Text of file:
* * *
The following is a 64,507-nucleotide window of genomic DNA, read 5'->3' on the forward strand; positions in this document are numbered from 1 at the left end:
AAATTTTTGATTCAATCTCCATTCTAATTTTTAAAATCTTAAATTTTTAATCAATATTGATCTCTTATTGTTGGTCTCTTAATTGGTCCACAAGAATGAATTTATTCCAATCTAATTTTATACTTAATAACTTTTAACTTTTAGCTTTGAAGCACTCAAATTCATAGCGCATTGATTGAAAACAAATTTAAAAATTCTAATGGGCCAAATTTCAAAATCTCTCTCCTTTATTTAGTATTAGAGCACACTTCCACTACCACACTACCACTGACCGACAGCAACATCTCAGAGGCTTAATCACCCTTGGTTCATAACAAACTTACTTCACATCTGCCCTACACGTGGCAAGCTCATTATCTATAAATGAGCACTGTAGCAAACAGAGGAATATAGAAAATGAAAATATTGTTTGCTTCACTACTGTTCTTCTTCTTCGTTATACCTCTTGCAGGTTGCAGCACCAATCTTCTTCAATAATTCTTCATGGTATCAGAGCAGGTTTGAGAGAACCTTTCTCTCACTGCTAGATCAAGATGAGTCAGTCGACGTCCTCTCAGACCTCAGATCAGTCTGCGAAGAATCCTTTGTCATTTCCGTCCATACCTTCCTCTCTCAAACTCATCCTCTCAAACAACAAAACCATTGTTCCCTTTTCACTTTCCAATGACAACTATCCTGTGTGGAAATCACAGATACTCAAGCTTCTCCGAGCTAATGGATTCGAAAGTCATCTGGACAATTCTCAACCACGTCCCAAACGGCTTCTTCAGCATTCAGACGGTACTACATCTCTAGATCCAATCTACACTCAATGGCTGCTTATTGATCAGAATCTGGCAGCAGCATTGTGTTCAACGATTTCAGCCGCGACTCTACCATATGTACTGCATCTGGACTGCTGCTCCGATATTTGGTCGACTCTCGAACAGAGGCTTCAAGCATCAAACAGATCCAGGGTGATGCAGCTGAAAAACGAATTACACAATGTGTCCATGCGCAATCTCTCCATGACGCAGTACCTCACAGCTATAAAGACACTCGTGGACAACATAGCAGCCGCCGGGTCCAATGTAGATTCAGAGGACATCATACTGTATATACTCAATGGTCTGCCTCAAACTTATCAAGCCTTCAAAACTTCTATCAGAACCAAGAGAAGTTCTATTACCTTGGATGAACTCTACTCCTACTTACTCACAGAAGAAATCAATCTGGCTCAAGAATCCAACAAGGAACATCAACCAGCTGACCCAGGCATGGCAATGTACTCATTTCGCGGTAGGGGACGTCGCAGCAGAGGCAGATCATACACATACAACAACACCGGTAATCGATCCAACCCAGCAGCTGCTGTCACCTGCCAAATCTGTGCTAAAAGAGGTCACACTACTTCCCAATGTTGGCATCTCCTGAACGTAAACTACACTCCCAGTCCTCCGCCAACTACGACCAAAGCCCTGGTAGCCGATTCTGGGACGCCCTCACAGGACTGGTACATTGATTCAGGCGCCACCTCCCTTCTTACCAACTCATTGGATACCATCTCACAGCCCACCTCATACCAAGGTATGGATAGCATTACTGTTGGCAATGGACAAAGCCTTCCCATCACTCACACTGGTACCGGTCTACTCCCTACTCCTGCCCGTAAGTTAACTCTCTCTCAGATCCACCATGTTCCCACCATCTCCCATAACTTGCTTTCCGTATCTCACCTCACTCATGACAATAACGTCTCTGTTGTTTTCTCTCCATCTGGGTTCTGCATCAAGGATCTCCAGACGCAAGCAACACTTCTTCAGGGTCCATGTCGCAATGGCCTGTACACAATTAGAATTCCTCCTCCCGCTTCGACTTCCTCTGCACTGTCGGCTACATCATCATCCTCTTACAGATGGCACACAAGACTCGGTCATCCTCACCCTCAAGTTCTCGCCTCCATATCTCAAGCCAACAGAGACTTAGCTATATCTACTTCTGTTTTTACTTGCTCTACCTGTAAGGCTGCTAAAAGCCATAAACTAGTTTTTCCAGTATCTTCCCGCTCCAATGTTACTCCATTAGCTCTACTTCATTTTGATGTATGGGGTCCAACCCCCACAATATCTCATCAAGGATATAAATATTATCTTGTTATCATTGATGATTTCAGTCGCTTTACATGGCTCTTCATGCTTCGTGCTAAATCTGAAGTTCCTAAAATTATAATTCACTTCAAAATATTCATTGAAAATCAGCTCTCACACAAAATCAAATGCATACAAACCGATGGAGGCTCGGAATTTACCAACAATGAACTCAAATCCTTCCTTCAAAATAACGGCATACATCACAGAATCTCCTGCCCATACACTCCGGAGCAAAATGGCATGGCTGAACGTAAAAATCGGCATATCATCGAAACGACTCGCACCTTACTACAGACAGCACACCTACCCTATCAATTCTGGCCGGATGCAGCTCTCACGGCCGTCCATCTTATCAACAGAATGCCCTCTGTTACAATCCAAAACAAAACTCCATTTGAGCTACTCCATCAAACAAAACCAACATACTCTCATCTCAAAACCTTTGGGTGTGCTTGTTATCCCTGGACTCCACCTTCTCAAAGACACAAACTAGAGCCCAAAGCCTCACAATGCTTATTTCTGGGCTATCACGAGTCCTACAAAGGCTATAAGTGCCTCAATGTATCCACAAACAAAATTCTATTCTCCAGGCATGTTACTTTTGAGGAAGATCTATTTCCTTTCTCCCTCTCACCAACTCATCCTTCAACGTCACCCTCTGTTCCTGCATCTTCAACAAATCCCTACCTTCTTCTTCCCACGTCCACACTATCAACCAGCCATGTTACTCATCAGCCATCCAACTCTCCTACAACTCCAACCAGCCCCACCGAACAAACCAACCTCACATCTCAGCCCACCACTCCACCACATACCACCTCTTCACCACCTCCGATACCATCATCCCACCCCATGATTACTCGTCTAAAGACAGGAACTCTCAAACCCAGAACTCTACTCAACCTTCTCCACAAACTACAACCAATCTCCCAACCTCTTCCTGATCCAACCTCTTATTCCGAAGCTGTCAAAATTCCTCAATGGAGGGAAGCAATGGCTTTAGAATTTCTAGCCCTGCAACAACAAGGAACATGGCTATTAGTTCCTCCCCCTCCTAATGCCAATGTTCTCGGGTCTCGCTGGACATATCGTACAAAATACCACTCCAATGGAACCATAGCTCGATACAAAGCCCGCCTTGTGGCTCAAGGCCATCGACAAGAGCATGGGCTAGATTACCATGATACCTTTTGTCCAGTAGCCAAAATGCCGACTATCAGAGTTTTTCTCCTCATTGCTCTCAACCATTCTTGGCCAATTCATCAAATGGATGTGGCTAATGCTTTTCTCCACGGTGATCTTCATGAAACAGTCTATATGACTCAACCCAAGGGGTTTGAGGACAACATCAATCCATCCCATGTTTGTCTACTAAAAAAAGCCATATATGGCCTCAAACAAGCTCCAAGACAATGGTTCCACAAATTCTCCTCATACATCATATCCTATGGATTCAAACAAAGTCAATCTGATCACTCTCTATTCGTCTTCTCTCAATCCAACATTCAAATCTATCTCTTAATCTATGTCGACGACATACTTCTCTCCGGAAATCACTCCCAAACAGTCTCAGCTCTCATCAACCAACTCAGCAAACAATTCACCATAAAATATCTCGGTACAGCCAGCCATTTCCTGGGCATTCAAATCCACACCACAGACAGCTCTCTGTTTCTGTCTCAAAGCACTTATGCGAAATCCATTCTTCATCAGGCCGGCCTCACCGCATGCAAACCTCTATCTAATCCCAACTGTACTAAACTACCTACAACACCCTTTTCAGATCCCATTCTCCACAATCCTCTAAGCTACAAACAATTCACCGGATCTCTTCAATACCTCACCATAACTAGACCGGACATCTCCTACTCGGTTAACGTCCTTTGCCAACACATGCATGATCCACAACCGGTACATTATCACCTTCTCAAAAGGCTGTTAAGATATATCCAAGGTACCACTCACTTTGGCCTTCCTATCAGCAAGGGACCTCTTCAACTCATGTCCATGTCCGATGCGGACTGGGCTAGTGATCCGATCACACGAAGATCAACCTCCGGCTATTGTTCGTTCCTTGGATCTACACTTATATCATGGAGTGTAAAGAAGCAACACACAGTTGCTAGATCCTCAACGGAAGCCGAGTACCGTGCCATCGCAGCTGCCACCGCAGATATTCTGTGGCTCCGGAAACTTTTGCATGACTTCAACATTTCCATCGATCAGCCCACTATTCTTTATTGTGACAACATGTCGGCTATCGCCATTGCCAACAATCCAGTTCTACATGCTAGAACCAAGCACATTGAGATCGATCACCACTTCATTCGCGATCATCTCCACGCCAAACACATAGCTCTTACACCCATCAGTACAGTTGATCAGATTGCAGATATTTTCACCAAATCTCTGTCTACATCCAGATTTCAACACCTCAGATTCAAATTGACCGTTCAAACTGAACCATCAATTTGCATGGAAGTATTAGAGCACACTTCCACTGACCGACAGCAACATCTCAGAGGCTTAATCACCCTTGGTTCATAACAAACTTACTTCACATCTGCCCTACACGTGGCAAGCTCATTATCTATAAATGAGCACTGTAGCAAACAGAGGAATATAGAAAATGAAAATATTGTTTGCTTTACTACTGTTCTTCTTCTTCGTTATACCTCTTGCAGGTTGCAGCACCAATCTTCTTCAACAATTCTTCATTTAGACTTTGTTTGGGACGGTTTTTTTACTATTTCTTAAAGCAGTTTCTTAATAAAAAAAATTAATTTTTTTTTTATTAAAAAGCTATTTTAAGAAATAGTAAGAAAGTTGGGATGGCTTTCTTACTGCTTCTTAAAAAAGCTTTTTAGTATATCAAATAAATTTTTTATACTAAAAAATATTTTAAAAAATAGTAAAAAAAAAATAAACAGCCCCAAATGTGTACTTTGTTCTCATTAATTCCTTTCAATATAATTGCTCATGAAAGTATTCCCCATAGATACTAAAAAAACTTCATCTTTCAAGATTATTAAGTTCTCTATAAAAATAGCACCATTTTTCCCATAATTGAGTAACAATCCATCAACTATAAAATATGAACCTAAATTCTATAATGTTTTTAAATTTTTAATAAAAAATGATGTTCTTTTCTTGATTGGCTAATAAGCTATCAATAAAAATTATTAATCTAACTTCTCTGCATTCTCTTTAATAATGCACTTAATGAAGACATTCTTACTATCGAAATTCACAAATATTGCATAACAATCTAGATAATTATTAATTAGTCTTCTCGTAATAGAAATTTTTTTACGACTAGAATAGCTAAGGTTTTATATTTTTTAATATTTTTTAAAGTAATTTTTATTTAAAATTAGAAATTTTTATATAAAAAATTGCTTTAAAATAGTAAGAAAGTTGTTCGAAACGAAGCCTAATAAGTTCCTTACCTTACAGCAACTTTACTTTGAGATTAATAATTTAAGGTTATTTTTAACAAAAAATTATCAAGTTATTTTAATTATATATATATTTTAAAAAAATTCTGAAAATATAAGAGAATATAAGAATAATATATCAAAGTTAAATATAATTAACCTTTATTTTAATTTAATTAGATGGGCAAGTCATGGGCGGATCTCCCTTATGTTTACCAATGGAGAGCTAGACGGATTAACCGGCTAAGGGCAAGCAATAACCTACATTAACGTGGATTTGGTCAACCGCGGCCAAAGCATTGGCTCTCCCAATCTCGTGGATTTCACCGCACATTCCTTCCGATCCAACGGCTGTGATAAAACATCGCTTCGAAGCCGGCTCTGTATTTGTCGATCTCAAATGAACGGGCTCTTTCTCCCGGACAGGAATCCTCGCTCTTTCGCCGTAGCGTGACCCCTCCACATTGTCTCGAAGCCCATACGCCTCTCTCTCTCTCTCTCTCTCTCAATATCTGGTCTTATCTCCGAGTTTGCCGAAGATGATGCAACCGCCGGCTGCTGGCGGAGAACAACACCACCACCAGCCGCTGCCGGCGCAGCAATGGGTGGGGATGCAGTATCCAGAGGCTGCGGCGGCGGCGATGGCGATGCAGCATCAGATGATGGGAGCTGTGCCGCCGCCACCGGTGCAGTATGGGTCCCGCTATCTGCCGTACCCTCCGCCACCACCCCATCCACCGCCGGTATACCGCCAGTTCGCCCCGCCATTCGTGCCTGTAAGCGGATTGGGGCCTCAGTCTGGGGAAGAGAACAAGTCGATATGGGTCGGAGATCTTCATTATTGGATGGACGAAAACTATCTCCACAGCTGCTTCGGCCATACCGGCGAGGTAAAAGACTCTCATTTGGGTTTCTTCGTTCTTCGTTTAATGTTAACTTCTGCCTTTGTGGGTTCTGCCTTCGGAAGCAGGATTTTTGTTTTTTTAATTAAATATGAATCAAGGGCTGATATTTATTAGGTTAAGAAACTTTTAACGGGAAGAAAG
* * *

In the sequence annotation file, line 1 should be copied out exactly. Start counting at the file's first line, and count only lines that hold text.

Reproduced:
The following is a 64,507-nucleotide window of genomic DNA, read 5'->3' on the forward strand; positions in this document are numbered from 1 at the left end: